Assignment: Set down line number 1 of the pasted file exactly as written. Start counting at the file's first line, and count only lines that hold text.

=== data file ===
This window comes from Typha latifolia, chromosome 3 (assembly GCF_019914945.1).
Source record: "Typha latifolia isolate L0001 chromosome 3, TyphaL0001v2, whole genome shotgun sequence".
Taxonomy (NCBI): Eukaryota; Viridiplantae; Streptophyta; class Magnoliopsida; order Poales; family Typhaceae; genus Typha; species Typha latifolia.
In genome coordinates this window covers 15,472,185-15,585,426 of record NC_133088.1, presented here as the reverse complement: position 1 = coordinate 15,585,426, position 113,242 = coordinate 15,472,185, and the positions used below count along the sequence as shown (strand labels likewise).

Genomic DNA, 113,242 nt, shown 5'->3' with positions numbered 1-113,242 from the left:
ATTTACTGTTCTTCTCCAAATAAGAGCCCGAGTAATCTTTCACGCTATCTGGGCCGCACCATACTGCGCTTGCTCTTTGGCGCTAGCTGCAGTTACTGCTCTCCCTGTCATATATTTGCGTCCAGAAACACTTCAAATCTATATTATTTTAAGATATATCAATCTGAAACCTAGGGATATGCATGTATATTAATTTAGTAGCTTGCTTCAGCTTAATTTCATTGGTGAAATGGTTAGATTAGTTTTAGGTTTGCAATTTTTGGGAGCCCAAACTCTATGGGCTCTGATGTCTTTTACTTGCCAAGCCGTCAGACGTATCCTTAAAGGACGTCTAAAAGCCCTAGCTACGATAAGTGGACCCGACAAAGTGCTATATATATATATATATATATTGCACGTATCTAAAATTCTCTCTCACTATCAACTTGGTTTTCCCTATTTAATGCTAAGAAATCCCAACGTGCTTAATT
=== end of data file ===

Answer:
This window comes from Typha latifolia, chromosome 3 (assembly GCF_019914945.1).